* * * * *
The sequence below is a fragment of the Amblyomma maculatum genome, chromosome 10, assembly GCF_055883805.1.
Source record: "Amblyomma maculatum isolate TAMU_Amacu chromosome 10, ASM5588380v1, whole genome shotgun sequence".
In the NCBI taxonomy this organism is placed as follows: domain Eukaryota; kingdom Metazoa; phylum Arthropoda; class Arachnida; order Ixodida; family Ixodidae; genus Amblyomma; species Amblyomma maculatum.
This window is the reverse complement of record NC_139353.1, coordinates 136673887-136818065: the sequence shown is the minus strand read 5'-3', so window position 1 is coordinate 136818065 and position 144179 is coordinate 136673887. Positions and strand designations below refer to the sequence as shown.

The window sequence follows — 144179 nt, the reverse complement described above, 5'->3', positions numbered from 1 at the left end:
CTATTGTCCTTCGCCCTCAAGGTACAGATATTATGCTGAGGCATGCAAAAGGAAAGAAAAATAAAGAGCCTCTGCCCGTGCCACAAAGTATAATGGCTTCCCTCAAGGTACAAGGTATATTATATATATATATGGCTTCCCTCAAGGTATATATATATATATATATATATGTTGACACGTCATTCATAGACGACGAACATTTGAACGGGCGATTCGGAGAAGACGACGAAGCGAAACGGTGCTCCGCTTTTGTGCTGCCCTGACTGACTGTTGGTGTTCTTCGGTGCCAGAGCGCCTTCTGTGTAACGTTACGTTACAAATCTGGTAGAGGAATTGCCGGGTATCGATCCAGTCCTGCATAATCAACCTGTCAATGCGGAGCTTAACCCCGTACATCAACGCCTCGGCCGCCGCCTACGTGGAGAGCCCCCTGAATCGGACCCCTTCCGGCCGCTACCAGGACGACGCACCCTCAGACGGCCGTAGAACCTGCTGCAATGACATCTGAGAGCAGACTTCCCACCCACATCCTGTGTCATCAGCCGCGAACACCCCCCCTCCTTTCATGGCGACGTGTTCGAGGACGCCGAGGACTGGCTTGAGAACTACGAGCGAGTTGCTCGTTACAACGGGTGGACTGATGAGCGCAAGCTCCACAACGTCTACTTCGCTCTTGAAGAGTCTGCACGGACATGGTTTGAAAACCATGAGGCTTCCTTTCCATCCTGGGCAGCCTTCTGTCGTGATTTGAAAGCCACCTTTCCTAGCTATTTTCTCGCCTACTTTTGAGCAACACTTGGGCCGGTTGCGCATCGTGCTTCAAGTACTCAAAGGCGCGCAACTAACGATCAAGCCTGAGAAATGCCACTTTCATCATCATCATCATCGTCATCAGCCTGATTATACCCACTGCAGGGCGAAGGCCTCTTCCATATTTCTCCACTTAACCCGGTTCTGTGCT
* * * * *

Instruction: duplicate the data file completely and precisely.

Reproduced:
The sequence below is a fragment of the Amblyomma maculatum genome, chromosome 10, assembly GCF_055883805.1.
Source record: "Amblyomma maculatum isolate TAMU_Amacu chromosome 10, ASM5588380v1, whole genome shotgun sequence".
In the NCBI taxonomy this organism is placed as follows: domain Eukaryota; kingdom Metazoa; phylum Arthropoda; class Arachnida; order Ixodida; family Ixodidae; genus Amblyomma; species Amblyomma maculatum.
This window is the reverse complement of record NC_139353.1, coordinates 136673887-136818065: the sequence shown is the minus strand read 5'-3', so window position 1 is coordinate 136818065 and position 144179 is coordinate 136673887. Positions and strand designations below refer to the sequence as shown.

The window sequence follows — 144179 nt, the reverse complement described above, 5'->3', positions numbered from 1 at the left end:
CTATTGTCCTTCGCCCTCAAGGTACAGATATTATGCTGAGGCATGCAAAAGGAAAGAAAAATAAAGAGCCTCTGCCCGTGCCACAAAGTATAATGGCTTCCCTCAAGGTACAAGGTATATTATATATATATATGGCTTCCCTCAAGGTATATATATATATATATATATATGTTGACACGTCATTCATAGACGACGAACATTTGAACGGGCGATTCGGAGAAGACGACGAAGCGAAACGGTGCTCCGCTTTTGTGCTGCCCTGACTGACTGTTGGTGTTCTTCGGTGCCAGAGCGCCTTCTGTGTAACGTTACGTTACAAATCTGGTAGAGGAATTGCCGGGTATCGATCCAGTCCTGCATAATCAACCTGTCAATGCGGAGCTTAACCCCGTACATCAACGCCTCGGCCGCCGCCTACGTGGAGAGCCCCCTGAATCGGACCCCTTCCGGCCGCTACCAGGACGACGCACCCTCAGACGGCCGTAGAACCTGCTGCAATGACATCTGAGAGCAGACTTCCCACCCACATCCTGTGTCATCAGCCGCGAACACCCCCCCTCCTTTCATGGCGACGTGTTCGAGGACGCCGAGGACTGGCTTGAGAACTACGAGCGAGTTGCTCGTTACAACGGGTGGACTGATGAGCGCAAGCTCCACAACGTCTACTTCGCTCTTGAAGAGTCTGCACGGACATGGTTTGAAAACCATGAGGCTTCCTTTCCATCCTGGGCAGCCTTCTGTCGTGATTTGAAAGCCACCTTTCCTAGCTATTTTCTCGCCTACTTTTGAGCAACACTTGGGCCGGTTGCGCATCGTGCTTCAAGTACTCAAAGGCGCGCAACTAACGATCAAGCCTGAGAAATGCCACTTTCATCATCATCATCATCGTCATCAGCCTGATTATACCCACTGCAGGGCGAAGGCCTCTTCCATATTTCTCCACTTAACCCGGTTCTGTGCT